caliente rock with strips of raw wagyu beef to cook on the heated rock
The hot tapas portion of the menu offers several variations on flatbread that may seem more Mediterranean than strictly Spanish, but in actuality this is a Spanish dish. Likewise, the Wagyu beef cooked on a hot rock seems Japanese in influence, but Spaniards have been cooking meat on volcanic rocks for centuries. The Mushroom Coca flatbread was tasty with sauteed mushrooms, charred fennel and onion, goat cheese and tomato jam in a sticky-sweet, caramelized sauce, but the bread was a bit thick and chewy. More successful was the Caliente Rock, which creates some fun dinner theater in the interactive cooking of the raw strips of Wagyu on a rock heated at 500 degrees. The lush meat is simply delicious, flavored with a bit of chili oil, and also decadent at $20 a pop for four thin strips of beef with a few roasted vegetables.
The dinner theater concept continues with the grand wheeling out of the still-sizzling pan of paella. The restaurant offers two versions of this Valencian specialty nightly: the traditional rice dish flavored alternatively with seafood, chorizo, or even game birds such as quail, at $12 per person. It is served tableside with the server turning up the caramelized crusty bits at the bottom of the pan before dispensing to individual plates. (By the way, bravo for the beautifully thought-out serving dishes, including the vibrant blue-and-white pottery so evocative of Spain.) Our paella dish easily served four with leftovers. A word of warning: This dish takes about 45 minute to produce, so best to order it the moment you arrive. Our table sampled the Land & Sea version consisting of P.E.I. mussels, Spanish chorizo, chicken, Anaheim peppers and of course the spicy kick of pimentón and perhaps other spices like saffron that turned the rice tawny orange and delicious. And besides, who doesn’t appreciate a bit of tableside dinner theater after so many decades without it? The last time servers (or diners) had this much fun was in the 70s when tableside Caesar salads and flambé Cherries Jubilee were all the rage.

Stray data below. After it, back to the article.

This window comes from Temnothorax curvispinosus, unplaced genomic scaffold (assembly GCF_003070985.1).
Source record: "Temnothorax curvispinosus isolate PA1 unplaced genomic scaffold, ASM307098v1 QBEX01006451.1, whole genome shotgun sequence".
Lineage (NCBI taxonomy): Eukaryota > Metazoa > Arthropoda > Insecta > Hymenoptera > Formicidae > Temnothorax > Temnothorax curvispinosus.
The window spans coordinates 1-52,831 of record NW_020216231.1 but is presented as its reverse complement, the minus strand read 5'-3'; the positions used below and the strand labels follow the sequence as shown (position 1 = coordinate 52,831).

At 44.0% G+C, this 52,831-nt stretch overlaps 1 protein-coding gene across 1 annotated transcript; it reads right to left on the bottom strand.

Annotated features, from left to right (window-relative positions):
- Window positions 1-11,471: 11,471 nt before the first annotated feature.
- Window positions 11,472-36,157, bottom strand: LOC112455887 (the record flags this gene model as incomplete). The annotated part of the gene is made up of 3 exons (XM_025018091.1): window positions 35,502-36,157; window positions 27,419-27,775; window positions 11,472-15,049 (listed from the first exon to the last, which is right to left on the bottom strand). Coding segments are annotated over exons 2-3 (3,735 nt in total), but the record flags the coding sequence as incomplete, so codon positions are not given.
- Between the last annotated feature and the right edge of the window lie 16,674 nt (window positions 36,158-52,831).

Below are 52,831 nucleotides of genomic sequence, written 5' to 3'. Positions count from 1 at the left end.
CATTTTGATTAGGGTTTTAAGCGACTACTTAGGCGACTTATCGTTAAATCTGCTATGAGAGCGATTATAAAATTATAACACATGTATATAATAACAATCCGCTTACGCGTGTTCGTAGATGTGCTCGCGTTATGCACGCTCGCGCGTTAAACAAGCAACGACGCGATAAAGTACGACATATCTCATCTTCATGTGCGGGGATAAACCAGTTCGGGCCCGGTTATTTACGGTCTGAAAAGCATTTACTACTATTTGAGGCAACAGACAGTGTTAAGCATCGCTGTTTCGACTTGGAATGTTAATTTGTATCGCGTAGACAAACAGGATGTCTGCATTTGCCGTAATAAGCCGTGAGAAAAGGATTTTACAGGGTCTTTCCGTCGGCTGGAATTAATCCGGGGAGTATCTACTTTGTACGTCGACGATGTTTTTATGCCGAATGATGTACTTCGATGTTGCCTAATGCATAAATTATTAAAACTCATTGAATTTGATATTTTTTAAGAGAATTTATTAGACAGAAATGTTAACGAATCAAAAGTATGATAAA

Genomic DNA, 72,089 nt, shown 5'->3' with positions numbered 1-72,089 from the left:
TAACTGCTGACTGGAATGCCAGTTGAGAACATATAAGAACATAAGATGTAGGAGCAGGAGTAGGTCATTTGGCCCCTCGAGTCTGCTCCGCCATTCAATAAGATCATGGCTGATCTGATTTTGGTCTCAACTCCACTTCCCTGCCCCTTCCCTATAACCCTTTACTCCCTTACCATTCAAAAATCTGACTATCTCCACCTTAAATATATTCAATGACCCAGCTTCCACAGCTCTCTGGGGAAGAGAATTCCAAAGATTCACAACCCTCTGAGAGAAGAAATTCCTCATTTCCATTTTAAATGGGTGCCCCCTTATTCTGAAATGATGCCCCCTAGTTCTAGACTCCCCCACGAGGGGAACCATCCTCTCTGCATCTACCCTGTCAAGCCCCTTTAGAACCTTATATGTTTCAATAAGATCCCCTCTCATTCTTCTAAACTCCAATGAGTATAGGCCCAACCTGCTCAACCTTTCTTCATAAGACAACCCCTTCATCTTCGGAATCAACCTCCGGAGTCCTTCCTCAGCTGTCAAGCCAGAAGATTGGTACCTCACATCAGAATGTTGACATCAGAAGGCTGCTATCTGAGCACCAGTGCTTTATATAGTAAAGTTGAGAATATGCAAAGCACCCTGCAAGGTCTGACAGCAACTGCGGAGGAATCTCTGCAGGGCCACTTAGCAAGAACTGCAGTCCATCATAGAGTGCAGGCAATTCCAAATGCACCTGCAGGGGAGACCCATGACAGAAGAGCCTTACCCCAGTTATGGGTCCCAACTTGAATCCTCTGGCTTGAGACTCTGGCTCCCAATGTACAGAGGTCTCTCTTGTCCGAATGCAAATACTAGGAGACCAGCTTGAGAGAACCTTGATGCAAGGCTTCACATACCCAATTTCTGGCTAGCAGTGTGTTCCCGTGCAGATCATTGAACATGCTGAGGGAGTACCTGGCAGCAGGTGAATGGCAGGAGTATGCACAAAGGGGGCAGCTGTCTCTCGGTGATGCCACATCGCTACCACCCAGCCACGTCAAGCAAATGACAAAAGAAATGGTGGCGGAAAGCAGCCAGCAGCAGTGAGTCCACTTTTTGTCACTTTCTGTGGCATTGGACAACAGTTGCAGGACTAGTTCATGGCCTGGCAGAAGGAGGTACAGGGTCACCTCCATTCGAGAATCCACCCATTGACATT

I found the albóndigas (pork meatballs) a bit disappointing in being more dry and toothsome than moist like your grandmother’s. However they were served with lush Green Dirt Farm sheep’s milk cheese and a blanked of tomato sauce to make them a bit moister and richer. I did appreciate the distinctly spicy pepperonata kick of the meatballs, however. Ditto the Bomba Rice Croquettas, supposedly duck fat fried, but again a bit drier and less decadent than expected. A pretty, pale yellow saffron aioli provided the necessary flavoring and lushness. However, the hands down star dish of the night was the wallflower one that looked the most homely on the plate. Not even a sprinkling of green parsley adorned this homely looking dish. A plate of Peruvian purple patatas bravas ($8), which were nonetheless monochrome brown in color, knocked my tastebuds out of any complacency with a complex, umami-like, pungent-sweet, caramelly black garlic and tomato jam aioli. Black or caramelized garlic is milder than traditional garlic, but the overall effect was flavor-packed. Mind you, these are addictive little numbers. I know the whole concept of tapas is about sharing, but you will want to monopolize this ugly-duckling-turned-swan dish.
In addition to serious libations, a cool atmosphere and some flashy dinner theatrics, it is this type of flavor bomb that the patatas bravas delivered that República needs to cultivate to keep the crowds coming with their intermediate to pricy menu items (tapas range from $6 to $20 with most falling in the $8 to $14 range) and competition from other established tapas joints in town. I know for a fact that I will be returning for those patatas bravas alone — well, that and the brandy-laden sangria — perhaps next time eaten simply at the handsome bar.
República is located at 4807 Jefferson St. on the Country Club Plaza, Kansas City, Mo., (816) 384-2500 or republicakc.com. Valet parking is available nearby at The Capital Grille or at sister restaurant Gram & Dun.